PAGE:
Overall, I thought Nonito put on a good display against a taller, rangier, awkward fighter. I can't recall Donaire ever having to give up as much height and length as he did on Saturday. With this in mind then, Donaire showed that he can mix things up if the situation arises -Donaire showed tremendous versatility as he walked his man down behind a high guard. Once inside, Donaire also showed that he can shorten up his punches in close which is in itself a skill that is often taken for granted. Let's not forget, Donaire almost had his opponent, who had never been stopped before I might add, out at the end of the fourth round -the headlines then would have read very differently on Sunday morning.

Having said that,Donaire did show a little vulnerability. I found it alarming how easy it was for Mathebula to land clean on Nonito at times with straight punches. Donaire's feet do most of the moving from the outside, but when he's in punching range, looking to land his vaunted left,defense seems to take a back seat as there's not much in the way of upper body or head movement at this range.Against the heavier punchers at 122 pounds, this could prove detrimental.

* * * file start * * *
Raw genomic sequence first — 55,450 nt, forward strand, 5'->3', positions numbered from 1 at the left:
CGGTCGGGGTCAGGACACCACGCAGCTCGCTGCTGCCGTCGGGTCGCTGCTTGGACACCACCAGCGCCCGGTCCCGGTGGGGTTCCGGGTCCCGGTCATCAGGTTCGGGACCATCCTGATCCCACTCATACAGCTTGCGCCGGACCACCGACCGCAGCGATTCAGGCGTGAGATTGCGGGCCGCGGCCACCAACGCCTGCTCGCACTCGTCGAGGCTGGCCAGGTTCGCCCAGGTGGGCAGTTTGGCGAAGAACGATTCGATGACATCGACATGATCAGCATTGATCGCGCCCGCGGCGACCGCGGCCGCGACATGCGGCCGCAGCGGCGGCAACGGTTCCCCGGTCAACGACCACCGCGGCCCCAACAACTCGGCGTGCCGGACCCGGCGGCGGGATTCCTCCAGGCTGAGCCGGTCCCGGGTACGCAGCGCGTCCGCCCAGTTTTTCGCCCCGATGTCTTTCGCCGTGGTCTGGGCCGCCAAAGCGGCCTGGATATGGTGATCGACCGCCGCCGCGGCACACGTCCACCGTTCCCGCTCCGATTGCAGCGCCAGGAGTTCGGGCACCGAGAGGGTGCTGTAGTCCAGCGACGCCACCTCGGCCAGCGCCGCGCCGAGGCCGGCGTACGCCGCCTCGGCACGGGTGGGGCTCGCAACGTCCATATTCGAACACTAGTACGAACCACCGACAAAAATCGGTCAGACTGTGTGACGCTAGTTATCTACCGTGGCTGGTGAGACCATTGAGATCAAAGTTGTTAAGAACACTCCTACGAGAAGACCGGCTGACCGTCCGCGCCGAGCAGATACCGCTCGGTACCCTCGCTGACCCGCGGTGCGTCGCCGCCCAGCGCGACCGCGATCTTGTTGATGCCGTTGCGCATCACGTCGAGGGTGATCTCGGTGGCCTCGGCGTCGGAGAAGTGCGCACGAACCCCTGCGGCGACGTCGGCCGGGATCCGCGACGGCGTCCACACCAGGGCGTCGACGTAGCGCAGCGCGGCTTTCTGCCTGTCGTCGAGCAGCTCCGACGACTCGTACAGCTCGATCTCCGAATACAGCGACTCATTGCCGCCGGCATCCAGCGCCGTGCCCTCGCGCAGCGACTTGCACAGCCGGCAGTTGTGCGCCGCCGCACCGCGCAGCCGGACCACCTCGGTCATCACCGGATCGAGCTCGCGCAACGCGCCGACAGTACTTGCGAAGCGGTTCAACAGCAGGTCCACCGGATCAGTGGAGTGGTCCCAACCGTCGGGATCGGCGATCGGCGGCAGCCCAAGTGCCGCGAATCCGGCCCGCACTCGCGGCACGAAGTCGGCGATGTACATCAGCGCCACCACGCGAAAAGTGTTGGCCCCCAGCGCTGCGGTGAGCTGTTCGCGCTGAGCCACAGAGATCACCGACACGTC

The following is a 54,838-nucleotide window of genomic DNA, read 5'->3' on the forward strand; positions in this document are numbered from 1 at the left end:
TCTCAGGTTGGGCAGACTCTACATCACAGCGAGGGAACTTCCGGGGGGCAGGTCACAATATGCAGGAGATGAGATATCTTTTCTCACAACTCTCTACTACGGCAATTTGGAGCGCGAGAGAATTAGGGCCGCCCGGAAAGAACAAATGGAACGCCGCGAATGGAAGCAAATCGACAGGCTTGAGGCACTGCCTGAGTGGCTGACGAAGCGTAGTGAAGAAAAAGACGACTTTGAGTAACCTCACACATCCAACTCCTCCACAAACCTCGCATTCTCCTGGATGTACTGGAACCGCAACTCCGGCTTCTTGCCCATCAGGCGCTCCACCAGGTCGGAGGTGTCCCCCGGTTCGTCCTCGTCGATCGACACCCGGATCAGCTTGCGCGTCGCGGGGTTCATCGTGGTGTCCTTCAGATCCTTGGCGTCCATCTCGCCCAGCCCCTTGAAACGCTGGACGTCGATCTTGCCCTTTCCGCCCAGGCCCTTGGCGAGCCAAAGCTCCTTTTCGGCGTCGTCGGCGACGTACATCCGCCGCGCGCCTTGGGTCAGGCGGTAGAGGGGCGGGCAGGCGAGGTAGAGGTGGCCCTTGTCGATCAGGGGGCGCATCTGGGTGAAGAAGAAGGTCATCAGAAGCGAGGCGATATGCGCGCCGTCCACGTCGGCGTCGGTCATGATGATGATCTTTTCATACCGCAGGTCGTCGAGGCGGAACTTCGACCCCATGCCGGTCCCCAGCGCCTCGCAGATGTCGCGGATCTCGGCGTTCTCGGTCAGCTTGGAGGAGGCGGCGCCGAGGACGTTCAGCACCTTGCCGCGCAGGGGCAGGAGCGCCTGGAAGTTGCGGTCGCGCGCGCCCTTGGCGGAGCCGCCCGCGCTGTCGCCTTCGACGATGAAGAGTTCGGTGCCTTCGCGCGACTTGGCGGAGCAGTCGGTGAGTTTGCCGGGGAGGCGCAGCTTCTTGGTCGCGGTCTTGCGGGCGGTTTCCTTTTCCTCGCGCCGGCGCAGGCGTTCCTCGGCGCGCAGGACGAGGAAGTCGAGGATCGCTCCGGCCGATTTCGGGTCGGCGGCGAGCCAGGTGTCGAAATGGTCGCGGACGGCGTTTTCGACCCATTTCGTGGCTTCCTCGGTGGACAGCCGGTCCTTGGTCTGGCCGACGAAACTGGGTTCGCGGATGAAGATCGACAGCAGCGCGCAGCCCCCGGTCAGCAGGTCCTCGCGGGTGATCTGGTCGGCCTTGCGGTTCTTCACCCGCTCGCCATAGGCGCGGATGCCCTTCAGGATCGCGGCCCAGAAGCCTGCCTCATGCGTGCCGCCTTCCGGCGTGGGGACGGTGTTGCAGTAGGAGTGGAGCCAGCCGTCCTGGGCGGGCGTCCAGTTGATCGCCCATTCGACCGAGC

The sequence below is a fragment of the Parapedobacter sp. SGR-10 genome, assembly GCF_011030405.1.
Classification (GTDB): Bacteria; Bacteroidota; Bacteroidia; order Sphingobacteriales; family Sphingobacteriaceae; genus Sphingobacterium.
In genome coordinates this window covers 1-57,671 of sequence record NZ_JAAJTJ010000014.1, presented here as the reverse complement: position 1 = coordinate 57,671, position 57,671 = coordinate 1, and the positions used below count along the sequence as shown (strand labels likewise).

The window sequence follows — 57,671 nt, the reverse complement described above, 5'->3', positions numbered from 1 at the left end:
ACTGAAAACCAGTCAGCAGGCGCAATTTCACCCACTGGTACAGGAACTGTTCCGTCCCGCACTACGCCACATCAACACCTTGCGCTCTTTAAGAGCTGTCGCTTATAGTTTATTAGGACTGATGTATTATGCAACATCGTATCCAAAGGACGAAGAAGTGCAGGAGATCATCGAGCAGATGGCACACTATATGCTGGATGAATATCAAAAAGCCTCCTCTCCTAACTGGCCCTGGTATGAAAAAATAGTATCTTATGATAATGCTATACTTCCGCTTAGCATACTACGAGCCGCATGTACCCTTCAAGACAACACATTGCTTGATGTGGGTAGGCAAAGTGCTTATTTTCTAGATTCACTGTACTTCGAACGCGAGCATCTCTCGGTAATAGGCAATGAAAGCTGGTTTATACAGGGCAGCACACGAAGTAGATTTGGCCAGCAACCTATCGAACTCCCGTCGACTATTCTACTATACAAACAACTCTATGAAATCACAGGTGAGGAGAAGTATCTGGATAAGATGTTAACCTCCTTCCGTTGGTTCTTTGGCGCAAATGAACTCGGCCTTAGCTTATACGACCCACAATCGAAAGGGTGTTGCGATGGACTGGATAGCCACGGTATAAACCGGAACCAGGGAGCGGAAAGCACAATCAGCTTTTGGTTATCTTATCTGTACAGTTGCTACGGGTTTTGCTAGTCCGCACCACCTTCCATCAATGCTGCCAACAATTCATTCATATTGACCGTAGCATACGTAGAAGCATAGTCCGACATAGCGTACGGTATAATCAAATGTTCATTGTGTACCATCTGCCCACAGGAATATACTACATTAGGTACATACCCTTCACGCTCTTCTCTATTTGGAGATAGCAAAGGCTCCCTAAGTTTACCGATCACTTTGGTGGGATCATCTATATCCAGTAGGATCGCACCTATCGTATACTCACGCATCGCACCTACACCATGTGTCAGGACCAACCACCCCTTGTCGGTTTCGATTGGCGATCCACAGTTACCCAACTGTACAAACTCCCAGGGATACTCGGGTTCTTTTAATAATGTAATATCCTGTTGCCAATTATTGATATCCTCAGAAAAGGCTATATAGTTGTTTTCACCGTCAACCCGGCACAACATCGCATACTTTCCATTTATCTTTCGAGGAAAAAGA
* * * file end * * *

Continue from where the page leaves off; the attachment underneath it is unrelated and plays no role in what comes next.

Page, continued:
Lessons from the master

During his 135 pound prime, Roberto Duran was simply too much physical specimen for the vast majority of his opponents. At lightweight, Duran was a devastating puncher, whose animalistic demeanor often blinded his technical subtleties. A quick look at the third Ken Buchanan fight shows just how dominant the young lightweight version of Duran was. Buchanan, one of the finest pure boxers you'll ever see, saw his technique rendered useless against Duran's superior physicalities and aggression. At lightweight, Duran could bully his opponents.

As Duran moved up through the weights, so too did the danger of his opponents. Against bigger men,Duran was no longer able to fight in an ultra aggressive manner. If you take a look at the Duran who fought against Iran Barkley, you will see a complete contrast in his approach from the Buchanan fight. There's more in the way of jabbing, feinting, head movement and patience. Simply put, as he got older, Duran had to call upon the sweet science to aid him against larger prey. No longer the marauding aggressor of old, Duran had to out-technique many of his opponents from welterweight to middleweight.